7. The Seminar strongly recommended that governments of developing African countries should urgently consider ways and means for setting up national centres for the study of the problem of addiction and research into its socio-medical aspects. Such centres should also undertake research into the properties and uses of different kinds of narcotics, cannabis, amphetamines, etc. and all indigenous plants which contain active principles that may have narcotic effects. This research might be conducted in co-operation with the United Nations laboratory at Geneva.

  8. The Seminar recommended that there should be a regional centre for the study of problems of drug addiction in Africa, where current socio-medical research would be conducted, the general work would be centralized and from which information on it would be widely disseminated. It could also undertake laboratory work in collaboration with African national research centres and the United Nations laboratory and centralize the findings of pharmacological investigation. The Seminar further recommended that the regional centre should be established in collaboration with the United Nations and WHO and hoped that those organizations would do their best to provide the centre with every assistance.

  9. The Seminar recommended that governments of African countries should give closer attention to obtaining better information and understanding of the illicit traffic situation at national, regional and international levels. They might wish to undertake this in co-operation with the United Nations and ICPO.

  10. The Seminar recommended to governments of African countries that they review the penalty provisions in their legislation so as to enable the imposition of severe penalties on traffickers, especially terms of imprisonment.

  11. The Seminar recommended that African countries use all means available to them for the training of their enforcement personnel in the identification of drugs, detection of narcotics offences, procedures of prosecution and conviction, etc. The enforcement services should be given adequate equipment and financial support for their work.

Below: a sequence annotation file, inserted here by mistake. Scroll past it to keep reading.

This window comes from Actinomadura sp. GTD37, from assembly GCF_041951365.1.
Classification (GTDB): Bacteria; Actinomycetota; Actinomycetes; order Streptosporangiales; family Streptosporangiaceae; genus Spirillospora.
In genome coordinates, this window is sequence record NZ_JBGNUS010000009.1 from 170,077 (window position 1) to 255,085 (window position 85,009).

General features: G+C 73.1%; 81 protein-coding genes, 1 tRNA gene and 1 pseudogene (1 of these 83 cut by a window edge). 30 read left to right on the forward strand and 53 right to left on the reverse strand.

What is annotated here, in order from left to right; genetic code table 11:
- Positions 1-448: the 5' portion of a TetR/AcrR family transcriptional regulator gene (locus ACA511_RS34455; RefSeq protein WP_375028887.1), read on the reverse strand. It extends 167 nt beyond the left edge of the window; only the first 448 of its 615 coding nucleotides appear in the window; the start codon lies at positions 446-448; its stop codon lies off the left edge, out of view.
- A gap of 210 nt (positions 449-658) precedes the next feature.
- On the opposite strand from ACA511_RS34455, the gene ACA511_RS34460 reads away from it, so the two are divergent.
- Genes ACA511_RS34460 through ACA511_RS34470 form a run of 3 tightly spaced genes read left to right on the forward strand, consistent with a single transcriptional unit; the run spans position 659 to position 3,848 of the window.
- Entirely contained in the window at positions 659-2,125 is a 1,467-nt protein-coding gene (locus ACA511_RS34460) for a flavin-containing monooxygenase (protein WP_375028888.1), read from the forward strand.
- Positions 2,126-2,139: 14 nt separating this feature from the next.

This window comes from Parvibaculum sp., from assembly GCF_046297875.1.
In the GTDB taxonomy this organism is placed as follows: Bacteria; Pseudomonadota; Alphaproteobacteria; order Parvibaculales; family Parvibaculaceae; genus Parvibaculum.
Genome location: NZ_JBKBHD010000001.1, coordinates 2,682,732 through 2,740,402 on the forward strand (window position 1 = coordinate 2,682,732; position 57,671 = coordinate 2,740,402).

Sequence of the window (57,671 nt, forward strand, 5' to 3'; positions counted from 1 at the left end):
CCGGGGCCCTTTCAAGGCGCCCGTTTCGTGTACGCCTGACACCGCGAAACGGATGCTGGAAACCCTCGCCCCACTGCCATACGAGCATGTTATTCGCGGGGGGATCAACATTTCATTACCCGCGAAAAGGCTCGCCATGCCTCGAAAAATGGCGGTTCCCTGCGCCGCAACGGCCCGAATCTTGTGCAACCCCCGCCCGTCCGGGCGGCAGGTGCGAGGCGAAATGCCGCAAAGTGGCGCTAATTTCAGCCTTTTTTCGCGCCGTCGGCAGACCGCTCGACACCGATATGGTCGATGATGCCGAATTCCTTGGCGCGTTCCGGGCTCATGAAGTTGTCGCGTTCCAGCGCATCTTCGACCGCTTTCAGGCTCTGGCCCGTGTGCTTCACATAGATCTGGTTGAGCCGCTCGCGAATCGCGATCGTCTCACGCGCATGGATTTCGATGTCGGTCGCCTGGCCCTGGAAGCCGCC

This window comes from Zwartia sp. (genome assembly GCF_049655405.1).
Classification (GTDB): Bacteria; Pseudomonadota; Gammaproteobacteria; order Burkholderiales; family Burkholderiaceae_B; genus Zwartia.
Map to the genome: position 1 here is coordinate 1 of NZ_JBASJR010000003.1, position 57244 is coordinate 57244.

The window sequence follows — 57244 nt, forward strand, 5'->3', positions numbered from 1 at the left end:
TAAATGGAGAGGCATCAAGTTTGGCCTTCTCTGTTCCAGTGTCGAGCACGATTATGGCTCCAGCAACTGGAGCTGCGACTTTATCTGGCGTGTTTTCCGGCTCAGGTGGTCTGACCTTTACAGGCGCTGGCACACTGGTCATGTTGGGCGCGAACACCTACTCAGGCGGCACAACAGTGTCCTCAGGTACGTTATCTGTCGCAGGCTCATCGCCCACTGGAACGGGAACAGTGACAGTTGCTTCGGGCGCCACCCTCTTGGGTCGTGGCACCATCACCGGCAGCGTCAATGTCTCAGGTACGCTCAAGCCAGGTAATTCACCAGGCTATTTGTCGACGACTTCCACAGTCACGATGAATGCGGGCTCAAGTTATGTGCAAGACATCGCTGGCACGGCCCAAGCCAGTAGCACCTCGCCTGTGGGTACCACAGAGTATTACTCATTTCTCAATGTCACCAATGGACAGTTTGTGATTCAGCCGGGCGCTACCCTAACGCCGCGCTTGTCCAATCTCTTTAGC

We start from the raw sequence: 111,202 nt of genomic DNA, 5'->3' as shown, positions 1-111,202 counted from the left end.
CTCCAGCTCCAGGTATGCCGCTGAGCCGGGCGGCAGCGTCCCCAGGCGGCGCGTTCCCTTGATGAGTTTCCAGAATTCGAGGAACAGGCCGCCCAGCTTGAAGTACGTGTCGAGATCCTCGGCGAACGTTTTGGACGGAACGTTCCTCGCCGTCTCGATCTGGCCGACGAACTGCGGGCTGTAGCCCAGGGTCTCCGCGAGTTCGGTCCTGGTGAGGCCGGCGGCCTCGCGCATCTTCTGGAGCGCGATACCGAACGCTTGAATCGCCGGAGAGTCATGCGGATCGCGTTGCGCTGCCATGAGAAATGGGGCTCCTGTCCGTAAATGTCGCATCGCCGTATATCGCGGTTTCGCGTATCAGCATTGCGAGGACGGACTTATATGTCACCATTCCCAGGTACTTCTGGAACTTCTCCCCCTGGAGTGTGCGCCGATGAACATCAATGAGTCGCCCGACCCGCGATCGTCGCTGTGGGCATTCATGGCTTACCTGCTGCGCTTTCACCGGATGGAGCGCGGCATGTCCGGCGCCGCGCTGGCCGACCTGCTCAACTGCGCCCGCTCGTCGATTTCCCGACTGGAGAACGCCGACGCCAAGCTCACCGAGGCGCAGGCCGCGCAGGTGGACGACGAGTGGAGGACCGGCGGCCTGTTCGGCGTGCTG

12. The Seminar recommended that African countries should keep close and continuous contact with the international organizations concerned with the control of illicit trafficking and also develop close direct co-operation with neighbouring countries which may be involved in a common illicit traffic problem.

  13. The Seminar thought it important to recommend to governments of African countries that they review their narcotics control systems and to consider the most effective ways of co-ordinating the different aspects of narcotics control in the light of their constitutional and other conditions.

  1. The Seminar suggested that African countries should give prompt consideration to the ratification of the narcotics treaties where this had not already been done. It also recommended that, with respect to the implementation of the narcotics treaties, African countries should work in close co-operation with the international bodies concerned and their secretariats.

  2. The Seminar proposed that African countries examine the various kinds of technical assistance available, with a view to seeking such aid as their particular circumstances warranted and as would yield the best results.